Venturing into Poultry with a Strong Plant Production Background

This story is one in a series from Frances Chisholm highlighting stories of lives impacted by World Poultry Foundation programs and workshops both in the U.S. and abroad. We encourage you to learn more about Ms. Chisholm and our poultry projects in South Africa.


Mhlekhona HlongwaMhlekhona Hlongwa brings an unusual background to his World Poultry Foundation funded internship in the US.  He earned his ag creds after completing a National Diploma in Agricultural Management first as a crop apprentice running the seedling nursery and later running the vegetable cold-storage facility at the Siyavuna Development Centre on the sub-tropical South Coast of KwaZulu-Natal, South Africa, where he grew up.  He also developed and maintained the demonstration garden at this NGO. 

From there, he moved on to the nearby start-up Nemvelo Farm where Mhlekhona discovered a fondness for chickens while charged with running the free-range broiler production unit.  He also set up the farm’s organic vegetable production unit from scratch.  Of the operation’s early successes, Nemvelo Farm Manager Diane Pieters wrote, “Much of [it] can be directly credited to Mhlekhona as he has worked with passion and a high level of commitment.”

Mhlekhona demonstrated similar ardor in academics.  He added a B.Tech degree in Agricultural Management  with a focus on Plant Production and Management during his 2 ½ years at Nemvelo Farm.  Advancing his education came naturally to Mhlekhona as he hails from a family with a strong academic tradition: one brother is a secondary school teacher, another lectures at the tertiary level.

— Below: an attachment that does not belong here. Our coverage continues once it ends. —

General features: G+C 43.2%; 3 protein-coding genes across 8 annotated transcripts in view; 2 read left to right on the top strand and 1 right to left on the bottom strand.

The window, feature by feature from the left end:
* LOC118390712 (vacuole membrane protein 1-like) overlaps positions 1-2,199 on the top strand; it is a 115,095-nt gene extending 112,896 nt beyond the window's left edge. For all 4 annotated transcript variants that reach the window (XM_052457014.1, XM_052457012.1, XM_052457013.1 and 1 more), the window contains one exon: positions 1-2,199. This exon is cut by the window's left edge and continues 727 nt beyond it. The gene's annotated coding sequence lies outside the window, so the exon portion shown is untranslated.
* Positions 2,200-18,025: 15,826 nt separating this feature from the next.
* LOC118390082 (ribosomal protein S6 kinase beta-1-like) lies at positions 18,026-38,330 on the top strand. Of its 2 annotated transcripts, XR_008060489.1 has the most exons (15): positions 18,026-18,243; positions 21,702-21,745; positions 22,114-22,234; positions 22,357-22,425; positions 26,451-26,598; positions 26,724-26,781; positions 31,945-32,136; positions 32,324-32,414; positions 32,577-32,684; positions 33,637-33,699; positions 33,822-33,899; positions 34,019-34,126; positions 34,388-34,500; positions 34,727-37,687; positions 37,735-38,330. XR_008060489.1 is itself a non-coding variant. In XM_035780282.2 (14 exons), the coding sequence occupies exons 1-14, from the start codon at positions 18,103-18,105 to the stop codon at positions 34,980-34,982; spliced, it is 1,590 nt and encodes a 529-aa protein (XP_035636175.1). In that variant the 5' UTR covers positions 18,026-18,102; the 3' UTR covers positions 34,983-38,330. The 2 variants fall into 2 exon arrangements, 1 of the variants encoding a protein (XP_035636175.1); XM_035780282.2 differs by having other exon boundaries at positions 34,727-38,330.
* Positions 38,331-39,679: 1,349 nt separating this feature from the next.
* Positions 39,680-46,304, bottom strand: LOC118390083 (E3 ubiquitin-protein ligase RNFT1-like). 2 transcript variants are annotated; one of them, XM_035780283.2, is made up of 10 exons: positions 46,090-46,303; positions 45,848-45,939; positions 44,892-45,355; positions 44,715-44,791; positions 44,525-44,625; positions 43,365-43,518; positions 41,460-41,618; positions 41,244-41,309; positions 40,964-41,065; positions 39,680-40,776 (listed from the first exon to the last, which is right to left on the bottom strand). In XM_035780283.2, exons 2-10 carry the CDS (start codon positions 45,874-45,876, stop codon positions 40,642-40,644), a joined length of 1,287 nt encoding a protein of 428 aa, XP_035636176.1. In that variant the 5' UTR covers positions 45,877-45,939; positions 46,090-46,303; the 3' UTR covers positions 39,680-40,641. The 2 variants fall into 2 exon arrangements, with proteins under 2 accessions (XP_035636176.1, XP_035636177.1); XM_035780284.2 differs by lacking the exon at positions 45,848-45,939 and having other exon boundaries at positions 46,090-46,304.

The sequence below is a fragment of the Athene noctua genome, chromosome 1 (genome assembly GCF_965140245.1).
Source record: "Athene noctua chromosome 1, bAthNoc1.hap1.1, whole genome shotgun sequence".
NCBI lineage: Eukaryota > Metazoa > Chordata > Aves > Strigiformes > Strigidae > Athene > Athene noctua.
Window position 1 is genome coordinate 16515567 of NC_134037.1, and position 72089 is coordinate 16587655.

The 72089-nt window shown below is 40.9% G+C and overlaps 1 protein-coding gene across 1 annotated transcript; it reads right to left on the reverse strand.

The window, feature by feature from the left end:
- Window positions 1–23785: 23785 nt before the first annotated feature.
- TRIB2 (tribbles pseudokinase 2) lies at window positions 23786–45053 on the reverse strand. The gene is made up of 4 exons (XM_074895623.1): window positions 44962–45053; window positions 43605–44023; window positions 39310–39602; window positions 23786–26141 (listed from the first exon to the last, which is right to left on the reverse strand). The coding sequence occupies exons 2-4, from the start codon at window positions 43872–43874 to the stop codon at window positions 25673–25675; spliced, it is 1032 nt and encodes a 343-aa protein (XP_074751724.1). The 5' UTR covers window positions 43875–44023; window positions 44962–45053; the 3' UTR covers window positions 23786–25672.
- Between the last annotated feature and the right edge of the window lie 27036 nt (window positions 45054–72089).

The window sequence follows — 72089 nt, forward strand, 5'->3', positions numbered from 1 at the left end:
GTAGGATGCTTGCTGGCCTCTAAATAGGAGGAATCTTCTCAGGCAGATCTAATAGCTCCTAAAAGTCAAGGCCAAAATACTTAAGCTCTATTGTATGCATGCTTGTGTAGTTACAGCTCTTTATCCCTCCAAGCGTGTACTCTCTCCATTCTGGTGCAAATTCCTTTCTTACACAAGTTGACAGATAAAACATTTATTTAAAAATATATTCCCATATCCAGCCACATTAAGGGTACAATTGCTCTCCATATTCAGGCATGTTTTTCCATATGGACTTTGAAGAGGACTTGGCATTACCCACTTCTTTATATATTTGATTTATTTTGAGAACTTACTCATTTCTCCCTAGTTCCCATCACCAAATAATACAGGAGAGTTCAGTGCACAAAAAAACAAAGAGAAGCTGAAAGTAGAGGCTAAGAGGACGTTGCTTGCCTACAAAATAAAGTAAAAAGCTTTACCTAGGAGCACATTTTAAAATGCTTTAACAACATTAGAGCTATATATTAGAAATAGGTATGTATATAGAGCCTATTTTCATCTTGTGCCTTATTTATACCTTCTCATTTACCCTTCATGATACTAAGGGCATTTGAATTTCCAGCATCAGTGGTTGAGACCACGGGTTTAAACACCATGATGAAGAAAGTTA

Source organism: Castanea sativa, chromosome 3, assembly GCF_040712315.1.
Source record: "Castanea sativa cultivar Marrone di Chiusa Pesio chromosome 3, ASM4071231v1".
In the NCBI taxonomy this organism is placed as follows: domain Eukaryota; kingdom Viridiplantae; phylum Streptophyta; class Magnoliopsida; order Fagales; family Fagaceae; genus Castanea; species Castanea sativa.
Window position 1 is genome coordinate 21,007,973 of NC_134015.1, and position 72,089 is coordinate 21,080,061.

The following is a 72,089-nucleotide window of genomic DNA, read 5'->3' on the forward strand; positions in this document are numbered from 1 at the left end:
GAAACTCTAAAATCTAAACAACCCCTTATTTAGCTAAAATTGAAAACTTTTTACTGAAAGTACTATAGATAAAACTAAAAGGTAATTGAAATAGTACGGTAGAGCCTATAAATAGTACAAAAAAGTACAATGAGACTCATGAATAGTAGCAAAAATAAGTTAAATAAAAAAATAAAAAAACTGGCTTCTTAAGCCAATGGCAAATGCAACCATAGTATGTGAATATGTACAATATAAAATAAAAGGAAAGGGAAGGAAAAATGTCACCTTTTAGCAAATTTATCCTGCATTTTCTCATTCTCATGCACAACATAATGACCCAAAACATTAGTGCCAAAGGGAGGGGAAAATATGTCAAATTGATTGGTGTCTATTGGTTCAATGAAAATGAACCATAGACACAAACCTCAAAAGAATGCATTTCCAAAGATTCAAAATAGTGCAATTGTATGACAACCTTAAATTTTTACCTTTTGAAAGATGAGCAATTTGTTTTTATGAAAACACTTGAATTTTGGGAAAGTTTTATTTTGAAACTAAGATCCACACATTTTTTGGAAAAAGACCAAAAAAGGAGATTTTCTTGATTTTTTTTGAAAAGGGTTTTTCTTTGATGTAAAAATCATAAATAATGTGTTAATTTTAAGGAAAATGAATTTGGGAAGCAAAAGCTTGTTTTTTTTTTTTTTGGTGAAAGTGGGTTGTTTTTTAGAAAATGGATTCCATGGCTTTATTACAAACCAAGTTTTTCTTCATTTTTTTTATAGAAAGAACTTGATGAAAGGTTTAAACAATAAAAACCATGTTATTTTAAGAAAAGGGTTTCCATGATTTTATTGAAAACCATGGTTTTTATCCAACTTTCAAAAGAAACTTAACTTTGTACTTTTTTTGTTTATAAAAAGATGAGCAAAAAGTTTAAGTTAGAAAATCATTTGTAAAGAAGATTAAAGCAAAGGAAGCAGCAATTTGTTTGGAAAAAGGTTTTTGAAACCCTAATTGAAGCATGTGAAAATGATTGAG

At the same time, Mhlekhona was keen to deepen his animal production expertise.  He jumped at the poultry internship opportunity offered by the Future Farmers Foundation through a World Poultry Foundation grant.  In late summer, he arrived at Rose Acre Farms in North Vernon, Indiana.  He’s struck by the farm’s high level of technology and he’s keen to soak up the large commercial operation.  He’s also very happy to be gaining experience with layers, especially cage-free.

Among his first impressions of the US, Mhlekhona exclaimed how quiet the small Indiana town is compared to the bustle of his South African hometown, “There’s no one on the streets!”

Mhlekhona has his hopes set on working at a commercial poultry farm near his home when his US year comes to an end.  But for now, he’s bracing himself for the notorious Midwest winter.  “It will be challenging, but I think I will cope,” he says.  We’re sure you will, Mhlekona! Have a terrific year!

The South African interns participate on a J-1 visa exchange visitor program sponsored by the WISE Foundation, a 501(c)3 non-profit organization based in Dyersburg, Tennessee



Ms. Frances Chisholm
Friend & Supporter of the WPF
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